When you're in-situ you can't hide from it - every day is a lesson and every interaction is a chance to improve and keep learning (every person I suppose if you're pedantic and opportunist...).
Yesterday I was stopped in the street by a volunteer for UNHCR. It was four degrees outside and he, and about four other people, were stood in the centre of Berlin happy to catch eye contact and attempt their spiel for donations to the charity. They do an excellent job, but I always feel a little sorry for these volunteers, and especially in these conditions. I hate ignoring them or their cause and I certainly don't want to be rude.
Wide eyed, pleading grin, a step in my path and bingo! Eye contact.
I smiled. Here we go...
I took a deep breath and began searching for my greetings and polite initial conversation, moving to scanning for the vocabulary to construct the sentence I wanted to form: 'I'm sorry, but I'm not able to donate today. I know lots about your organisation and do lots of charitable work too - but you're doing an excellent job. You must be very cold.'
That was not, of course, what it sounded like really...
It's times like these when you realise what you really want to say - that the thought occurs that maybe you say too much generally. You use unnecessary words. Waste people's time and beat around the bush with metaphors and general frivolities and pleasantries. Oh well.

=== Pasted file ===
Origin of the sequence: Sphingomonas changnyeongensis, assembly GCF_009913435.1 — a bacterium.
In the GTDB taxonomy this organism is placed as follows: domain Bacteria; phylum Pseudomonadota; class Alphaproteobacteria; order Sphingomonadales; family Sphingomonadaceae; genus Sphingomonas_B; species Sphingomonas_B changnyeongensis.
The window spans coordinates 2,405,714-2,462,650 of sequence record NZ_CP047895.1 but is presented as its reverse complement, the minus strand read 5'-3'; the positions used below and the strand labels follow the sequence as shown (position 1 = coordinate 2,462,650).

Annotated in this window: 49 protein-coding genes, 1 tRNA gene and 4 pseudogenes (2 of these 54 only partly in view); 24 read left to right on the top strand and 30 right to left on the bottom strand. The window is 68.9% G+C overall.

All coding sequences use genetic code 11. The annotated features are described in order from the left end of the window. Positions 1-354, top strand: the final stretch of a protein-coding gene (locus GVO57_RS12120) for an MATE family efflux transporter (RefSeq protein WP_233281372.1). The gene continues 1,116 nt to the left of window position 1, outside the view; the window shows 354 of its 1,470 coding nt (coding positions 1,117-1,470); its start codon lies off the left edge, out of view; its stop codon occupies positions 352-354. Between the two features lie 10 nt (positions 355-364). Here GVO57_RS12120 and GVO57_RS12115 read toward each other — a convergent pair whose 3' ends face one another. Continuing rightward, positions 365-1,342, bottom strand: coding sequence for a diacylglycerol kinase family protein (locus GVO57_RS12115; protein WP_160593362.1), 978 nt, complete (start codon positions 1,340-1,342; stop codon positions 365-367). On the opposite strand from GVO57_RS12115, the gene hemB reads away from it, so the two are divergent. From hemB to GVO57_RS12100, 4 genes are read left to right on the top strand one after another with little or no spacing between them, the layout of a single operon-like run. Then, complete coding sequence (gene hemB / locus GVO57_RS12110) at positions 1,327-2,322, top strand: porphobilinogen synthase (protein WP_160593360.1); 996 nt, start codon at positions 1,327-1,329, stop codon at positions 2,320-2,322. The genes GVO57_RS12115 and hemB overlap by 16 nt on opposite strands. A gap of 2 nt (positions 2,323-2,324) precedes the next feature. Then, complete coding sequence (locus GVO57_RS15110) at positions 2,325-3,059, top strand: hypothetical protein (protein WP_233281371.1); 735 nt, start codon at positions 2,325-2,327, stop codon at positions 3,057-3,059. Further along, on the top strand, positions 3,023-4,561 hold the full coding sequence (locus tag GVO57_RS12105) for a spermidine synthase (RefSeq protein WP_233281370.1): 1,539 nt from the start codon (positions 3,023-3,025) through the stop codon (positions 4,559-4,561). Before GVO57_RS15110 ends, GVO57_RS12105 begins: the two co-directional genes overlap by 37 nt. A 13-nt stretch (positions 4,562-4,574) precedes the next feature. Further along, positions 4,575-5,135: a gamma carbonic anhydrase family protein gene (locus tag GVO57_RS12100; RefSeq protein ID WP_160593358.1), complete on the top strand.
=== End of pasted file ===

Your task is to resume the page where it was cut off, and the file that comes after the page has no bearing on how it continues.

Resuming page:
This man humored me. He was patient whilst I arranged the few words I found and responded to me slowly, smile still in place, before asking me if I'd like to speak in English or wanted to continue in German. That's what most people here have said. Lots of people in Berlin speak English of course, but if you ask them or tell them you're learning, they are usually happy to continue to speak to you (and quietly correct you under their breath).
This worked the same way in Italy last year. In my free time I'd walk around the streets in town and if I hadn't interacted with anyone for a while I'd just walk into a shop and unapologetically begin to make conversation with the owner. This tactic, my free classes, and au-pairing for an Italian family with two girls were my main routes into the language.
This year however, thanks to the Opera Awards Bursary I've been able to be much more methodological in this process. I still talk to as many people as I can (laced with german apologies of course) and I still have my note book of phrases which I memorize and add to everyday. This time however I've budgeted for individual German classes too and it has made such an enormous difference. 1:1 means it's super personal and moves at my pace - we set goals and meet almost every day to make the most of my time here. And sure, my language, and linguistic knowledge and vocabulary is improving, but most of all my confidence increases every time and that is the biggest challenge.
I was not the best of students at school and boycotted most of my language classes entirely (sorry Ms. Shail) but learning for a reason offers you more motivation and has a sense of immediacy when you're actually there in the country of the language that you're learning. Boom. It's like my delayed German exchange that I wasn't good enough for and the trips I couldn't afford to go on have all come back together in the form of the Opera Awards hurrah!